Everyone should play The Walking Dead. Everyone.
That may seem like hyperbole, but I’m being completely literal. The Walking Dead: Episode Five, cements that.
I have a tendency to review games in the context of genre preference, no matter how much I might like a particular title. For example, you won’t like BioShock, brilliant though it may be, if you don't like shooters. No matter how perfect I may think Dolphin Olympics 2 is, if watching a porpoise flip through space makes you nauseous, it’s not going to be a good fit.
But if you care about games at all, where they’re going, where they’ve been, you have to play The Walking Dead, which concludes this week with Episode 5, titled "No Time Left." Even If you couldn't care less, if you’ve never played a game before, then The Walking Dead is a wonderful place to start.
(Editor's Note: while this review doesn't contain any plot spoilers about Episode Five specifically, it does discuss plot elements from the previous episodes in a broad fashion. As such, if you haven't played previous episodes, you may want to refrain from reading further, just in case.)
"The way in which you’ve lead escaped convict Lee to treat his fellow survivors of the zombie apocalypse is a force that often feels as strong and present in the narrative as the guiding hand of Telltale"
The Walking Dead succeeds by inventing an entirely new kind of game structure. It's a hybrid of game and story where both of those facets are absolutely dependent on one another.
What you’ll realize by the end of "No Time Left," and in turn the end of the The Walking Dead's first season, is that it’s not a branching story. You're not choosing between two parallel outcomes designed by an omnipotent narrator. The story you’ll see is the result of a collaboration between you and developer Telltale Games. The way in which you’ve lead escaped convict Lee to treat his fellow survivors of the zombie apocalypse is a force that often feels as strong and present in the narrative as the guiding hand of Telltale.
As "No Time Left" opens, this relationship between player and author has played out in devastating ways. It seems that any time Lee starts to form any sort of meaningful relationship with another survivor, they’re snatched from the world of the living — if you can even accurately call it that any more.
The few exceptions and stray remnants are all that follow Lee into the heart of Savannah. as he tries to find Clementine, the young girl he’s promised to protect, and somehow stave off the fate that seems inevitable after the end of the fourth episode.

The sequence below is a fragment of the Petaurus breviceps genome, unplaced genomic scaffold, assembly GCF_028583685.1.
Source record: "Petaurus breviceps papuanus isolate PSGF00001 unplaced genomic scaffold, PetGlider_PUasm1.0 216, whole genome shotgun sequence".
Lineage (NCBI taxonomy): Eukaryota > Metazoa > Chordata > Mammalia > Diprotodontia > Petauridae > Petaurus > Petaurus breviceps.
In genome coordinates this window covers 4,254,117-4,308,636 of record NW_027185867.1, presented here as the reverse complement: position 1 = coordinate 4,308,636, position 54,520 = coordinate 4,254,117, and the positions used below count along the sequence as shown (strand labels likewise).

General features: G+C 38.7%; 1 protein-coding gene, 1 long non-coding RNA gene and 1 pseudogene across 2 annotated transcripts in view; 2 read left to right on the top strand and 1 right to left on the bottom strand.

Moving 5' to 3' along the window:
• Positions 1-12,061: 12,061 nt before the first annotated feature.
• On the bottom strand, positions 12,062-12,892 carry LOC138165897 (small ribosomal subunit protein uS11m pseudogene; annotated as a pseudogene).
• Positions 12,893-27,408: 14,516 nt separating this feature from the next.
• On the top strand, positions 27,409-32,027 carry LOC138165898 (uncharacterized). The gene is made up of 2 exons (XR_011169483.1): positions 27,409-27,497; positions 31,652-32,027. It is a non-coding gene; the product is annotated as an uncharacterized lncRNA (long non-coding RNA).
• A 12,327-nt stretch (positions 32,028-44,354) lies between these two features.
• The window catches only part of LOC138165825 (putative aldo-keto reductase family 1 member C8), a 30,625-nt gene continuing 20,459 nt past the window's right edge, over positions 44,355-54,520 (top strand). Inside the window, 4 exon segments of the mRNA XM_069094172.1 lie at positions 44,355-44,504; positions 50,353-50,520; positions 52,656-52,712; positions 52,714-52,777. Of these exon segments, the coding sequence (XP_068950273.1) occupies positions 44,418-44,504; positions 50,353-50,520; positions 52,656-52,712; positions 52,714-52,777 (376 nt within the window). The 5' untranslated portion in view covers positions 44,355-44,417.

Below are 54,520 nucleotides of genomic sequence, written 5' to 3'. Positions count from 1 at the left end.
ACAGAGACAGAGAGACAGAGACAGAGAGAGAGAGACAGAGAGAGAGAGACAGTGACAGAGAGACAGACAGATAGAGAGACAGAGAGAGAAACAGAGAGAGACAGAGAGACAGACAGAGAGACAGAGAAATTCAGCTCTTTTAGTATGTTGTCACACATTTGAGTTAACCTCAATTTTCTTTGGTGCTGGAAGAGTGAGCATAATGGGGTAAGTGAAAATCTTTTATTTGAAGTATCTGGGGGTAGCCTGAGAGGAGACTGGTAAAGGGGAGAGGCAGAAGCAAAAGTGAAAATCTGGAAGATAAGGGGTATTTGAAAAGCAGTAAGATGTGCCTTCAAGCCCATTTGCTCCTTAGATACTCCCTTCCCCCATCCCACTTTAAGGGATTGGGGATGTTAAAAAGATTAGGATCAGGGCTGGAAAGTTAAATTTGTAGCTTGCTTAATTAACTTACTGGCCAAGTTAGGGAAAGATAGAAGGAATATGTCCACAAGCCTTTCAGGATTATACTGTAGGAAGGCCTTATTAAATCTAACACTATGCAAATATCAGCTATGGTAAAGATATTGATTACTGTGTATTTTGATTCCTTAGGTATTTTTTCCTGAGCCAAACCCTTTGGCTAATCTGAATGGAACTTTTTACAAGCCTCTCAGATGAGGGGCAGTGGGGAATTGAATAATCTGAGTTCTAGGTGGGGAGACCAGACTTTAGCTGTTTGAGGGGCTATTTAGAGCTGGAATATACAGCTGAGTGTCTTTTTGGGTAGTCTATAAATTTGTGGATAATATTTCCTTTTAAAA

… Wow, was that general enough for you? I’m not playing coy, I literally don’t know how to sum up a story that contorts to the will of the player. Maybe Clementine didn’t go missing when you played. Maybe Lee got bitten by a werewolf. I don’t know.
Regardless of the decisions you’ve made, don’t go in to No Time Left expecting large mechanical payoffs for them. Clementine will not give you a secret key to a magical chest you find along the way to thank you for giving her a PowerBar three episodes ago.
"Maybe Clementine didn’t go missing when you played. Maybe Lee got bitten by a werewolf. I don’t know."
Decisions shape the story in more subtle ways. You’ll see them in a way a character you’ve kept at arm’s length bristles at your risky plan or in a tender look from Clem. Maybe you feel let down that the payoffs for decisions are more story-centric, but it’s absolutely central to the game design model Telltale has built.
Since you’re never penalized or rewarded in a mechanical sense for your decisions, you can base them on more interesting emotional impulses. If giving a PowerBar to Clem isn’t going to grant you additional Light-side Jedi abilities, the only reason to do it is because you care about her. Just the fact you have to make decisions like that about characters without worrying how it’ll alter the swing of an artificially gamey Sword of Damocles over your head steers playing The Walking Dead into refreshingly uncharted waters.
Sadly, Walking Dead still wades into some of the bugs that have plagued the series. At different points during No Time Left I (1) died with no cause and had to return to a checkpoint, (2) had to reset the console after a hard lock and, (3) bizarrely, watched a scene’s dialogue loop over on itself like some hyper-delayed echo. When the complete package comes to retail I sincerely hope these annoying wrinkles will be smoothed out, it’s such a shame how they sully an otherwise completely absorbing experience.
Episode Five proves that The Walking Dead could change everything
But under no circumstance should these hiccups keep you from this incredible, gut-wrenching, dark, unprecedented experience. Like the Flyer’s first lift off or a scratchy vinyl of Love Me Do, The Walking Dead can be a bit rough in patches. But it’s impossible to shake the feeling that the experience you’re having may just change everything.
The Walking Dead was reviewed using a pre-release token for Xbox Live Arcade as provided by Telltale Games. You can find information about Polygon's ethics policy here, and see an explanation of Polygon's review process and scoring rubric here.About Polygon's Reviews